Dining with the Daughters of Hawaii Cookbook - Honolulu 1988
Dining with the Daughters of Hawaii Cookbook - Honolulu 1988 is a community organization cookbook with favorite recipes from its membership. Recipes each contain the name of the contributor and a short story about each of their respective recipes.
Format: Softcover spiral bound, 200 pages
Publisher: The Daughter of Hawaii
Author: Members of The Daughter of Hawaii and the Support Group Calabash Cousins
Description: Founded in 1903 by seven women who were daughters of American Protestant missionaries, the Daughters of Hawaii was one of the first organizations in Hawaii to recognize the importance of historical preservation. Since the early 1900s it has been distinguished for preserving Queen Emma Summer Palace in Honolulu and Hulihee Palace in Kailua-Kona, restoring them with original royal furnishings. The Daughters continue to operate and maintain these palaces as their principal activity.
Many of the ancient artifacts in the palaces are related to food. These include cowrie shell squid lures, carved fish hooks, stone poi pounders, bone and shell knives, wooden serving platters and polished calabashes, and bowls for food and water made from coconut shells.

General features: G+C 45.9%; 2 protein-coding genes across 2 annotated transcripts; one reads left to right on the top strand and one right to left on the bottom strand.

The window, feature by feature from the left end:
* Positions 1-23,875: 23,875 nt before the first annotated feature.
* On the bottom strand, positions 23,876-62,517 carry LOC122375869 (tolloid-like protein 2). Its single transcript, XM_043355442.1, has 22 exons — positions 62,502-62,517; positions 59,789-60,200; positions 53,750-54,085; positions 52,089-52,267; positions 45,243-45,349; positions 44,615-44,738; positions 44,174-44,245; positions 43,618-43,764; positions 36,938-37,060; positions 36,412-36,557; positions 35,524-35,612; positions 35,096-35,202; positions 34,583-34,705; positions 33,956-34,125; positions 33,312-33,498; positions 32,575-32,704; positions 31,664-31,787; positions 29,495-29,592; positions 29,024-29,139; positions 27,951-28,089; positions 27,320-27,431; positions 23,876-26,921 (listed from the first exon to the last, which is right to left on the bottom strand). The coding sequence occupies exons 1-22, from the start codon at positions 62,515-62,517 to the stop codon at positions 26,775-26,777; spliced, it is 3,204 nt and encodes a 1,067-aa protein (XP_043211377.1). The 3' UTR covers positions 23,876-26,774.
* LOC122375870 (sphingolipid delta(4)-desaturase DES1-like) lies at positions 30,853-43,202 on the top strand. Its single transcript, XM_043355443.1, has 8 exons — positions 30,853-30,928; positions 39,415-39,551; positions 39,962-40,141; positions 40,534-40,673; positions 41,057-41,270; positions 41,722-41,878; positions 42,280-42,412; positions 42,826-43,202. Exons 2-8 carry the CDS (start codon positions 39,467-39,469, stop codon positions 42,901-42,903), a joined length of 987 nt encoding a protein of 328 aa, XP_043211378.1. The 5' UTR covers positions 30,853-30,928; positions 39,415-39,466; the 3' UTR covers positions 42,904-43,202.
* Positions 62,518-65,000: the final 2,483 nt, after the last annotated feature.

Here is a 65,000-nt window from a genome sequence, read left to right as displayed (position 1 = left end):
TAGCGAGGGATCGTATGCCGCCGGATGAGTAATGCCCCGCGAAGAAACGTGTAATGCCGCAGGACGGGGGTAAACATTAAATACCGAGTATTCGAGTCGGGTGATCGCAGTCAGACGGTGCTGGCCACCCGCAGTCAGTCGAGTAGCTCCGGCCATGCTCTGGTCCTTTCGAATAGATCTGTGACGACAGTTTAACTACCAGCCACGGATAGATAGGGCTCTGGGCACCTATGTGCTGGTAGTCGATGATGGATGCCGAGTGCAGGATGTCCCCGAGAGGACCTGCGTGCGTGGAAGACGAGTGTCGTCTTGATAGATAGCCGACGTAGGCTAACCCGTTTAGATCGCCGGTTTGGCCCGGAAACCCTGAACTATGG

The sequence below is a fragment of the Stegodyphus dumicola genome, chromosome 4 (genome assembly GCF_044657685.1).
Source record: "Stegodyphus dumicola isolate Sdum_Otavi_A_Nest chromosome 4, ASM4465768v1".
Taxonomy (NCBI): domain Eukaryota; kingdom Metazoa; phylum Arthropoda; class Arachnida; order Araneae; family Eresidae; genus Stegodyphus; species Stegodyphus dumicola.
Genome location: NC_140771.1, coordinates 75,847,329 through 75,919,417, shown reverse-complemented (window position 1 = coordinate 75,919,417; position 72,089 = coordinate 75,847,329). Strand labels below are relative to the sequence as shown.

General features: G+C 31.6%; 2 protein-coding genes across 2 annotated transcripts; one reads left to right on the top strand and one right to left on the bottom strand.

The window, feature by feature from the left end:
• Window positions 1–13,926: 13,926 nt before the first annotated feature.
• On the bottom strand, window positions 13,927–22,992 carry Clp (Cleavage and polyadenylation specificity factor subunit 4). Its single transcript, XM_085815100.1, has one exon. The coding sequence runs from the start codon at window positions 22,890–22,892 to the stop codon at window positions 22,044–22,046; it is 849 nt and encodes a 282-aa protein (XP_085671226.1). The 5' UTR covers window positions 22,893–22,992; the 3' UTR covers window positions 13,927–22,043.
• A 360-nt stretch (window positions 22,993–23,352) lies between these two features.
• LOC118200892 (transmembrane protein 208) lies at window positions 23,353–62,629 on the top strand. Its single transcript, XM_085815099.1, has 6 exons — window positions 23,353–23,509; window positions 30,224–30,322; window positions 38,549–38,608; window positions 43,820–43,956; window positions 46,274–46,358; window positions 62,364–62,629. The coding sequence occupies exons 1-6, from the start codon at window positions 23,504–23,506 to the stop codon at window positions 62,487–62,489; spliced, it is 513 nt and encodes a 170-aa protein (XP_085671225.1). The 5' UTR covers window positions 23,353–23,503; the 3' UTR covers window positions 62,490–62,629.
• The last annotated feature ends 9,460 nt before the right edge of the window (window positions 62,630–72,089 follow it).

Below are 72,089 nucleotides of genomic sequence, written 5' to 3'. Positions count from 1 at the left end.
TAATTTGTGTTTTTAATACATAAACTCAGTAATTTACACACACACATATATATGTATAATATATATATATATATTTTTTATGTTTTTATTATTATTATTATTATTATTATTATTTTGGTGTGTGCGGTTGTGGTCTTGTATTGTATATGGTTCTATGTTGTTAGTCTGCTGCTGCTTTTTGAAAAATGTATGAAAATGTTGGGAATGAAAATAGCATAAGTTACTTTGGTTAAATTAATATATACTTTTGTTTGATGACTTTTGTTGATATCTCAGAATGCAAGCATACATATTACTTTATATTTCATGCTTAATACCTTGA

Royalty lived and entertained in these palaces and visitors may see the collection of exquisite china, glassware, gold and silver flatware, and napery imported from America and Europe.
Today Hawaii is known for its cuisines from many countries but with a definite Hawaiian flavor and appeal. The recipes included herein are a reflection of the culinary history of Hawaii and the anecdotes tell of a bygone era. The Daughters of Hawaii is a nonprofit corporation managed by a volunteer board of trustees. Membership is open to any woman who is descended from a person who lived in Hawaii prior to 1880. A support group, Calabash Cousins, is open to any man or woman who is interested in furthering the purposes of the society.
Condition: Good condition.
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